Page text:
May 6, 2019

Axios Future

By Bryan Walsh
Bryan Walsh

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Any stories we should be chasing? Hit reply to this email or message me at steve@axios.com. Kaveh Waddell is at kaveh@axios.com and Erica Pandey at erica@axios.com.

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1 big thing: Long Island City's Amazon effect

The Citi building in Long Island City. Photo: Erica Pandey/Axios

When Amazon announced its retreat from Queens amid a backlash from local activists, Long Island City seemed to have lost 25,000 new jobs and billions of dollars in investment.

Erica writes: Instead, two months later, the neighborhood is experiencing a boom: Other companies have grabbed much of the 1.5-million-square-foot, all-glass building that was to be the beachhead of Amazon's Queens expansion, and interest has surged in nearby commercial real estate.

“It’s an Amazon effect,” says Jonathan Wasserstrum, CEO of SquareFoot, a commercial real estate company. “A lot of people now get to piggyback on the work that they did.”

What's happening: In Long Island City, there is a before and an after Amazon.

Before Amazon announced that the Queens neighborhood was one of two surprise winners of its year-long contest to host HQ2, Long Island City was a somewhat sleepy afterthought on the outskirts of glamorous Manhattan — garnering some interest from businesses but not much.

Now, after Amazon's brief recognition made the area an "it" place, it is suddenly a sought-after location with its own, singular cachet.

  • Health care company Centene Corporation just signed a lease for 500,000 square feet in the Citi building that Amazon intended to occupy.
  • A second big tenant is in negotiations to pick up another chunk of the building, Nicole LaRusso of CBRE tells Axios.
  • In March, the month after Amazon left, SquareFoot got six times as many inquiries about Long Island City than the same month last year from other businesses looking to set up shop in the same area.

The spike seems directly linked to the e-commerce giant. Last year, the Brooklyn neighborhood of Dumbo — another up-and-coming mini-tech hub — was receiving the same interest on SquareFoot as Long Island City. But that interest hasn't turned into an outright boom.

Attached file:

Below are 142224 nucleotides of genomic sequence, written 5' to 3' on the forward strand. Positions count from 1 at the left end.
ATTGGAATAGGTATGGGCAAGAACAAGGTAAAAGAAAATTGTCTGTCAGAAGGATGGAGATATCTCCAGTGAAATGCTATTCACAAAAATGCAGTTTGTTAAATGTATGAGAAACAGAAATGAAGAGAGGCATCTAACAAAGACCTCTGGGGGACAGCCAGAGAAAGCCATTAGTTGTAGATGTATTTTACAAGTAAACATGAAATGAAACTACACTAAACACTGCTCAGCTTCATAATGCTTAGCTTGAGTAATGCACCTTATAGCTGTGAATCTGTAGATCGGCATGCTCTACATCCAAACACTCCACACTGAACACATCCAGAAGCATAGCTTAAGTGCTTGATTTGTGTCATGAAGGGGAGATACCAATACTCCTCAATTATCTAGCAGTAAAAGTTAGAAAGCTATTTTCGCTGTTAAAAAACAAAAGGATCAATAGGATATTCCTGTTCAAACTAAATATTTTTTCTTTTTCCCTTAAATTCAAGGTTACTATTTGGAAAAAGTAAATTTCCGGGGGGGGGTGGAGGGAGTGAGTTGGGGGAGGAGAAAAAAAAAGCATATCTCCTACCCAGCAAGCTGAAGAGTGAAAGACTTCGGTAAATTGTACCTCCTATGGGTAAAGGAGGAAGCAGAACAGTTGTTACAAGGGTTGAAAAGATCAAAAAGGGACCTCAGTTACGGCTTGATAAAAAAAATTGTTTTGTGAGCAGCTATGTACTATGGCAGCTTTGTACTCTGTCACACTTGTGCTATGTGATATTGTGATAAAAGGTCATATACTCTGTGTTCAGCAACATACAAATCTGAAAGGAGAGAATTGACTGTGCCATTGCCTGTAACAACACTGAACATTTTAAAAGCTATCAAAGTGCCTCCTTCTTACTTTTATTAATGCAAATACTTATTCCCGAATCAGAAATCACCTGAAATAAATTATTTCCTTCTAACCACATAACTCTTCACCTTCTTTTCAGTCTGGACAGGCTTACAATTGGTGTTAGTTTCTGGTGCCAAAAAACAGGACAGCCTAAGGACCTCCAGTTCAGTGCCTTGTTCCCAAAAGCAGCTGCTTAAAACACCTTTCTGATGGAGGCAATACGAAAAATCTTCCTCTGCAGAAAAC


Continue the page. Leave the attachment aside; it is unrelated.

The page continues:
• "There aren't many boundaries to Manhattan that are still available and affordable," says Harry Chernoff, a New York developer. "Long Island City is very undeveloped still and relatively cheap. Smart businesses picked up on [Amazon's] interest in LIC."

The big picture: Tech giants like Amazon, Microsoft and Google — magnets for top talent — have turned city after city into superstar tech hubs, beginning in Seattle and Silicon Valley and spreading to Austin and Boston.

But the Long Island City phenomenon suggests something more — that the big companies can anoint outlier neighborhoods, too, even if Big Tech itself does not stay.

And the incoming businesses get to take advantage of some of the same tax incentives that became a rallying cry during the push against Amazon:

  • REAP, New York’s incentive program for Long Island City, gives companies up to $3,000 per employee per year for moving to the area.
  • While no one incentive package will come close to Amazon’s $3 billion, neither will any single firm create 25,000 new jobs in one go, as Amazon promised. For example, Centene, which appears to be the biggest new get by Long Island City, is simply moving employees, not hiring more, reports Crains New York.
2. A wave of Uber and Lyft protests

A 2016 Uber protest in New York City. Photo: Spencer Platt/Getty

At Uber and Lyft, sky-high Wall Street debuts are set against deep driver dissatisfaction — and the latter is threatening the former.

Erica writes: On Wednesday, ride-hailing drivers in several U.S. cities plan to strike to protest low wages, among other things. The significance: It's 2 days before Uber goes public, and its investors get to cash in on one of the biggest IPOs in history.